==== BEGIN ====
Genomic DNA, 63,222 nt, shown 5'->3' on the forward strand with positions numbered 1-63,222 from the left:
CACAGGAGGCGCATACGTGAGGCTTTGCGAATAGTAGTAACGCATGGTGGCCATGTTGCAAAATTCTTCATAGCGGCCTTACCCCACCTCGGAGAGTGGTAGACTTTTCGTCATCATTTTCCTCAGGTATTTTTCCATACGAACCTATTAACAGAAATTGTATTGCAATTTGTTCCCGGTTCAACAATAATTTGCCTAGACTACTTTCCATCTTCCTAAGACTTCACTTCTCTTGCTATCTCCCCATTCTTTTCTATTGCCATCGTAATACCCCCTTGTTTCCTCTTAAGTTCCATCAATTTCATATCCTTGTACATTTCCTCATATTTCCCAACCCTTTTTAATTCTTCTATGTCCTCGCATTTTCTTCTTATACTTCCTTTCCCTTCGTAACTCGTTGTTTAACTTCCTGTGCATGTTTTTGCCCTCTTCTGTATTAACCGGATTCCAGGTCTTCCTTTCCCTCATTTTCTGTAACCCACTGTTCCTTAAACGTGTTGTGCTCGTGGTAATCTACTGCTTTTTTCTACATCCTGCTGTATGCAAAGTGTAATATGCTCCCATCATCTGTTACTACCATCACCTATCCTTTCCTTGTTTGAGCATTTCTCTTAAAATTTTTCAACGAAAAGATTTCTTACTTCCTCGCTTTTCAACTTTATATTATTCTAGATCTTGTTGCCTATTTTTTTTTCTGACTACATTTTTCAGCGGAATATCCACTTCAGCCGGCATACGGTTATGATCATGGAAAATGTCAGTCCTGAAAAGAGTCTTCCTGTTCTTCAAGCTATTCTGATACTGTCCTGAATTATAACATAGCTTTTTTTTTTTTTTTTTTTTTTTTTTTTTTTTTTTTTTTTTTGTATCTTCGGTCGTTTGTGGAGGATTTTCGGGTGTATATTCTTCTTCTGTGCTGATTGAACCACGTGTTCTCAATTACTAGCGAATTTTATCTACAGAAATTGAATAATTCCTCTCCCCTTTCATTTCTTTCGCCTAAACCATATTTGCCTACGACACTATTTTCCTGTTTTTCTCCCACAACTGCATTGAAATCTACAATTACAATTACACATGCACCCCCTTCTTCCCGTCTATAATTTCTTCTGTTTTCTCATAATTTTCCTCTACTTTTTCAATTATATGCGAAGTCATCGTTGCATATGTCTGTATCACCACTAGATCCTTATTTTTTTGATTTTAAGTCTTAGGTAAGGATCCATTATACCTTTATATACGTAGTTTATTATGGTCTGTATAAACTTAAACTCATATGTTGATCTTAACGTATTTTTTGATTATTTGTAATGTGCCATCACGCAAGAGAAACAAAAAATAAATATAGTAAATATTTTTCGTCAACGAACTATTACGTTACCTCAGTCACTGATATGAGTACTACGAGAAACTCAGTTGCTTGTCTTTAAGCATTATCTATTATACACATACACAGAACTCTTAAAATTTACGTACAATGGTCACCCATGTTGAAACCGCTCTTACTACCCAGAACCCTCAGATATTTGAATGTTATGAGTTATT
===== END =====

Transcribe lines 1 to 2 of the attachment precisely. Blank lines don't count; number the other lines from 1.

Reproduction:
Genomic DNA, 63,222 nt, shown 5'->3' on the forward strand with positions numbered 1-63,222 from the left:
CACAGGAGGCGCATACGTGAGGCTTTGCGAATAGTAGTAACGCATGGTGGCCATGTTGCAAAATTCTTCATAGCGGCCTTACCCCACCTCGGAGAGTGGTAGACTTTTCGTCATCATTTTCCTCAGGTATTTTTCCATACGAACCTATTAACAGAAATTGTATTGCAATTTGTTCCCGGTTCAACAATAATTTGCCTAGACTACTTTCCATCTTCCTAAGACTTCACTTCTCTTGCTATCTCCCCATTCTTTTCTATTGCCATCGTAATACCCCCTTGTTTCCTCTTAAGTTCCATCAATTTCATATCCTTGTACATTTCCTCATATTTCCCAACCCTTTTTAATTCTTCTATGTCCTCGCATTTTCTTCTTATACTTCCTTTCCCTTCGTAACTCGTTGTTTAACTTCCTGTGCATGTTTTTGCCCTCTTCTGTATTAACCGGATTCCAGGTCTTCCTTTCCCTCATTTTCTGTAACCCACTGTTCCTTAAACGTGTTGTGCTCGTGGTAATCTACTGCTTTTTTCTACATCCTGCTGTATGCAAAGTGTAATATGCTCCCATCATCTGTTACTACCATCACCTATCCTTTCCTTGTTTGAGCATTTCTCTTAAAATTTTTCAACGAAAAGATTTCTTACTTCCTCGCTTTTCAACTTTATATTATTCTAGATCTTGTTGCCTATTTTTTTTTCTGACTACATTTTTCAGCGGAATATCCACTTCAGCCGGCATACGGTTATGATCATGGAAAATGTCAGTCCTGAAAAGAGTCTTCCTGTTCTTCAAGCTATTCTGATACTGTCCTGAATTATAACATAGCTTTTTTTTTTTTTTTTTTTTTTTTTTTTTTTTTTTTTTTTTTGTATCTTCGGTCGTTTGTGGAGGATTTTCGGGTGTATATTCTTCTTCTGTGCTGATTGAACCACGTGTTCTCAATTACTAGCGAATTTTATCTACAGAAATTGAATAATTCCTCTCCCCTTTCATTTCTTTCGCCTAAACCATATTTGCCTACGACACTATTTTCCTGTTTTTCTCCCACAACTGCATTGAAATCTACAATTACAATTACACATGCACCCCCTTCTTCCCGTCTATAATTTCTTCTGTTTTCTCATAATTTTCCTCTACTTTTTCAATTATATGCGAAGTCATCGTTGCATATGTCTGTATCACCACTAGATCCTTATTTTTTTGATTTTAAGTCTTAGGTAAGGATCCATTATACCTTTATATACGTAGTTTATTATGGTCTGTATAAACTTAAACTCATATGTTGATCTTAACGTATTTTTTGATTATTTGTAATGTGCCATCACGCAAGAGAAACAAAAAATAAATATAGTAAATATTTTTCGTCAACGAACTATTACGTTACCTCAGTCACTGATATGAGTACTACGAGAAACTCAGTTGCTTGTCTTTAAGCATTATCTATTATACACATACACAGAACTCTTAAAATTTACGTACAATGGTCACCCATGTTGAAACCGCTCTTACTACCCAGAACCCTCAGATATTTGAATGTTATGAGTTATT